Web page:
Sunday, March 6, 2011

Reflections: Yoga Teacher Training Day 4

Saturday's training session left me feeling refreshed and energised. I am beginning to love balance poses and felt extremely comfortable and relaxed in Garudasana (Eagle Pose). I felt my hips open in Virabahdrasana Tri (Warrior III), thanks to home training against a wall. I felt proud and my inward ego grew.

This is not very Yogi-like. Not at all. It is very natural to feel proud when accomplishing a difficult task or pose. However, this is not the point of Yoga. I was reminded of that fact today, Sunday, Day 4 of teacher training. Although my body and mind felt strong in the core poses, I encountered a great sense of contradiction when practicing 'Mindfulness Yoga'.

Mindfulness Yoga is about being aware of your body. Being in the posture in every way. Being an observer to your body. Being and enjoying the moment. It is about being able to stop, look and listen. Being present in Yoga. This means not letting the mind wander. It is feeling the sensations in your body. It is not attaching emotion to a pose; just... Being.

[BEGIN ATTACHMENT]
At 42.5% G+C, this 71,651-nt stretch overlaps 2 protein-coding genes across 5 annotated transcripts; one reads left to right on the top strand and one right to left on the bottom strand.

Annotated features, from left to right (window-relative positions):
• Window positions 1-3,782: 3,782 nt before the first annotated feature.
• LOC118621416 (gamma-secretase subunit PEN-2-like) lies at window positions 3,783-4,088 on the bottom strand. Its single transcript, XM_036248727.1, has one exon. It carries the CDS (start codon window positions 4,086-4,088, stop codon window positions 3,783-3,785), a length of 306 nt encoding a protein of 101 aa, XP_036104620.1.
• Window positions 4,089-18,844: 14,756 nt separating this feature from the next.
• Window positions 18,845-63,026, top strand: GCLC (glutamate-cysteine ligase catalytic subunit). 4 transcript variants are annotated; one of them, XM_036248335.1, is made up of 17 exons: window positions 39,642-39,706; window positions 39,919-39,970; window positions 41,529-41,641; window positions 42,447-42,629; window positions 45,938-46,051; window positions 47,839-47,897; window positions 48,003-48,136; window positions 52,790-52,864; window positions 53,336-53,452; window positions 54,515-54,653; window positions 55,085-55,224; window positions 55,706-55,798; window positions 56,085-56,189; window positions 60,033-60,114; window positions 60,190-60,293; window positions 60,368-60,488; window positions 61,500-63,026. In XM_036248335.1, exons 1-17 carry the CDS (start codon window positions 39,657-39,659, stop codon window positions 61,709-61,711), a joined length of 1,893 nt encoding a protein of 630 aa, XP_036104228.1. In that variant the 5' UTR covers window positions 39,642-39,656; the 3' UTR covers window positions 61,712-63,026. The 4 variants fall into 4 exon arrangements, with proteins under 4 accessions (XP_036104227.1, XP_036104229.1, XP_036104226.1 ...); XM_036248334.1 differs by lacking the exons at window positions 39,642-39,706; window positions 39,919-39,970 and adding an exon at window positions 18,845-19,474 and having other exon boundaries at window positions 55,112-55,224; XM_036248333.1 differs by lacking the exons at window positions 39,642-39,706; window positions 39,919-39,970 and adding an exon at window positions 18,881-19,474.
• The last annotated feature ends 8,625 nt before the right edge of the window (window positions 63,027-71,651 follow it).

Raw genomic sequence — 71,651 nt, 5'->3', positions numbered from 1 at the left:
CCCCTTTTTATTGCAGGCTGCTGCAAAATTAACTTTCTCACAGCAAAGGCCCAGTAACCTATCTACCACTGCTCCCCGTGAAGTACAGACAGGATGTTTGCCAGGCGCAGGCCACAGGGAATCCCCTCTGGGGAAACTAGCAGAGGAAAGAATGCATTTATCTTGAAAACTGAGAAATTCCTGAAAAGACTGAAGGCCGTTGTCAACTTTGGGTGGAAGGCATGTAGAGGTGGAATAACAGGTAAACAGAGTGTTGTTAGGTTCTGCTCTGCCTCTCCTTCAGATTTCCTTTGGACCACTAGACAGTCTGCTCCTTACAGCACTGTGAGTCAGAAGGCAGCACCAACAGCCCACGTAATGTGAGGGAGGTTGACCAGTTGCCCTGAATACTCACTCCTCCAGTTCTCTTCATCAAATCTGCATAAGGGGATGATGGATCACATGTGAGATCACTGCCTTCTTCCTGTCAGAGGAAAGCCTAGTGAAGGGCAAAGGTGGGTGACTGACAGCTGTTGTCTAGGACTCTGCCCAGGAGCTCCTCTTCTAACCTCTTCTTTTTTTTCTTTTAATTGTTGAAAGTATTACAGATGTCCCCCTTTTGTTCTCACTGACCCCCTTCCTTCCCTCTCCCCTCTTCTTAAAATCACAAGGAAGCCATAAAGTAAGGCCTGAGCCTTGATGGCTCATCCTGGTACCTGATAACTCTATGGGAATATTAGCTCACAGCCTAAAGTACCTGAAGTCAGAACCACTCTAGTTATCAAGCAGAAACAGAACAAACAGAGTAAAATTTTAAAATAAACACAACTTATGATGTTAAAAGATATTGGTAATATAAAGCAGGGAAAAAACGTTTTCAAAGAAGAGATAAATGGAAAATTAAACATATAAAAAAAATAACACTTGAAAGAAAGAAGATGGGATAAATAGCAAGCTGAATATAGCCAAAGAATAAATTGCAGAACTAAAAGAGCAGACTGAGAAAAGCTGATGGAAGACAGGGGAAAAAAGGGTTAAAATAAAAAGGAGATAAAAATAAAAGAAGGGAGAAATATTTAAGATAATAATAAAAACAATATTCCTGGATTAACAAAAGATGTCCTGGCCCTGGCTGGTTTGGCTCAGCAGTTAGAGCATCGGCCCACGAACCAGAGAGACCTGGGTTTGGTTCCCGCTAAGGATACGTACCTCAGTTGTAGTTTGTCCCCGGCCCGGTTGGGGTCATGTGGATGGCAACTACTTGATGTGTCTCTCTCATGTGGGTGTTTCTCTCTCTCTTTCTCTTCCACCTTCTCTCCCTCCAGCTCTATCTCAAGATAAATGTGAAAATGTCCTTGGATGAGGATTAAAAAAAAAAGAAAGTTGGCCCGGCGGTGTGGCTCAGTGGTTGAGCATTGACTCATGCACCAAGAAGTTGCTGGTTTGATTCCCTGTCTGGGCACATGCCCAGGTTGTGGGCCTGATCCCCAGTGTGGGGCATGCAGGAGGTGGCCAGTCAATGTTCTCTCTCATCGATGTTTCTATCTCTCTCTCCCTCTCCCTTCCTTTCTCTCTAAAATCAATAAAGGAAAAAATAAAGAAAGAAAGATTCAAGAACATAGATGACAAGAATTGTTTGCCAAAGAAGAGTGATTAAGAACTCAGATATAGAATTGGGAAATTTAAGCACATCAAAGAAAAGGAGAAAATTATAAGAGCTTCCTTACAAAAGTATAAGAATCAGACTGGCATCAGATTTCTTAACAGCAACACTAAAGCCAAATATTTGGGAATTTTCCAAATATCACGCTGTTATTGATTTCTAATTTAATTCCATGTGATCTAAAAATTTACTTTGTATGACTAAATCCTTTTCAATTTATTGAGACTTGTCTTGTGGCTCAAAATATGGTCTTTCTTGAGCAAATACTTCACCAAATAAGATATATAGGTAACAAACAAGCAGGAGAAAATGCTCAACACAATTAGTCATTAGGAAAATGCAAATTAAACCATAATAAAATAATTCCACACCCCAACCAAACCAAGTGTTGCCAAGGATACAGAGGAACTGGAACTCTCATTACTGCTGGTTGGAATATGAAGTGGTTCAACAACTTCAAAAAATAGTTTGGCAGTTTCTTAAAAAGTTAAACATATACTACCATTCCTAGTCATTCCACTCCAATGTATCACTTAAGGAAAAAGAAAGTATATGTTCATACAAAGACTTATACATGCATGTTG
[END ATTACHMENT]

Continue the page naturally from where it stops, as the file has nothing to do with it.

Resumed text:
Yoga is not a performance. It is not a gymnastics display; you are not being judged or criticised. Too often however, there is a judge lurking in the darkness. This judge is the most harsh and unforgiving. This judge does not speak out, but acts silently. This judge is you. It is me.

I experienced this today. I experienced this harsh judge when the class and I were being guided through Mindfulness Yoga. I tried to pay attention to my body. I moved slowly. I breathed. I felt the asana. I felt my body tighten, my upper back muscles clench. I found sitting cross legged frustrating. I couldn't forward bend in the pose. I became restless. Annoyed. Frustrated. Angry. Useless. I became even more perturbed when I realised I was not allowing my body to relax, not allowing my mind to be in the moment. The whole point of the exercise was to be mindful. I was being judgmental. I relaxed in Savasana (corpse pose) and let my body rest. I began to become mindful. But when the exercise finished, I felt annoyed for being that judge that shouldn't exist in Yoga.

I know it takes practice.

Now we begin our practice.

Note to self: must remember.

Read more about my Yoga Teacher Training
Yoga Reflections
Day 1

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